My students have taught me a world about life, love, humility, friendship and caring. Each one of them is very special. One especially inspirational participant is Terrie, a 59-year-old, semiretired teacher, wife, mother, friend and dedicated fitness enthusiast who is a beautiful example of being fully alive. A regular in my classes for the past 12 years, Terrie often rides her bike to class (by choice), and also swims, hikes, cross-country skis or rollerblades with her friends, family and co-workers. She is very busy in her personal and professional lives, yet never loses sight of what matters most—family and community. She brings incredible strength to others through random acts of kindness. Beyond that, she is a shining example of "pay it forward." Her infectious, positive energy inspires and nurtures many toward a healthier, happier lifestyle.
What advice do you have for new instructors?
• Teach for the right reason—to help people.
• Stay focused; the goal is to inspire and ultimately empower others toward healthy living.
• Continue learning and embrace change. Science and technology are constantly evolving. Stay aware of cutting-edge techniques, training approaches and scientific research to bring the best workout solutions to your clients.
• Care about people. There is a saying: "They don't care how much you know until they know how much you care." Teach each class as if it were your last. Project your passion, energy and genuine caring continuously. Nurture your students' success.
• Be positive and see the amazing possibilities not only in others, but also within yourself.
• Choose a mentor—a trusted and qualified professional—who selflessly empowers others to find their own direction.
• Network and ask for help. Surround yourself with strong support.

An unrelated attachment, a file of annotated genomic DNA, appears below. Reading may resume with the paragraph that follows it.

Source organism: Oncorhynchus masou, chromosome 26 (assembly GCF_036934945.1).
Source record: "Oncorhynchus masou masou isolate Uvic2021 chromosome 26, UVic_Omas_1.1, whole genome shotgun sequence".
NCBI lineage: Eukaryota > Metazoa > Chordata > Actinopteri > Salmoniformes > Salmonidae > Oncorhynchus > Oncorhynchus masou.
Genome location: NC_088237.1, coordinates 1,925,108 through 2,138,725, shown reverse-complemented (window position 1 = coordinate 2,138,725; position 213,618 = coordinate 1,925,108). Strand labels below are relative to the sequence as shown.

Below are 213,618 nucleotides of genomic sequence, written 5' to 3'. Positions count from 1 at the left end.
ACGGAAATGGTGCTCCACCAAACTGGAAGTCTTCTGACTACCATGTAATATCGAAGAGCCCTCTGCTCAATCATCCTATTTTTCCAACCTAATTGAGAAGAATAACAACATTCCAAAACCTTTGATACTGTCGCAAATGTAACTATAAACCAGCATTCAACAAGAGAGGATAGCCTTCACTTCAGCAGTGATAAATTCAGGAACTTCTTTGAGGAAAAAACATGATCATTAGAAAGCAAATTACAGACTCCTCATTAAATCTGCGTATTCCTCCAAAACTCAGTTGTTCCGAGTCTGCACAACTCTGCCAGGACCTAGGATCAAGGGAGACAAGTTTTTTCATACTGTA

• Be a teacher, not a performer.
• Impart knowledge; remember it's about them, not us. Help people understand not just how to do an exercise, but why, and the positive effect it can have.
How do you avoid injuries?
I listen and respond to my body. There are certain days when I coach more and exert less. Circuits are ideal for those days. There are also times when I lower my step height or teach group strength with an empty bar. Through this example, our students learn to nurture themselves. I also plan a varied schedule of different formats that are a balance of "hard" and "soft" training. I maintain proper form, alignment and technique and always use a microphone. I design and teach safe, effective classes that adhere to industry standards, and I take 1-2 days off from formal exercise each week.
What can group fitness instructors do on a daily basis to further the positive growth of the industry?
Each of us has the privilege and responsibility to change lives. Seek opportunities to make a difference. Mentor others, share ideas and always remember the incredible worth of your work. Go out there and touch lives with the joy of fitness. Begin with your family, co-workers, friends and community. Maintain high professional standards so our industry can grow in credibility. Develop intriguing, accessible, affordable, effective methods for all people. Stay on top of cutting-edge science as it applies to healthy living and incorporate that data into practical programs. Remember, there should be joy in movement, and exercise should not hurt. Classes should be nonintimidating and without comparison or expectation.
My hope is that all of us in the industry will strive together to bring joy to the journey, and we will create fitness experiences in which all participants find hope, energy, peace of mind, friendship, wellness and more. In turn, I hope people find themselves forever changed in the way they view exercise, seeing it as something they want to do versus something they have to do.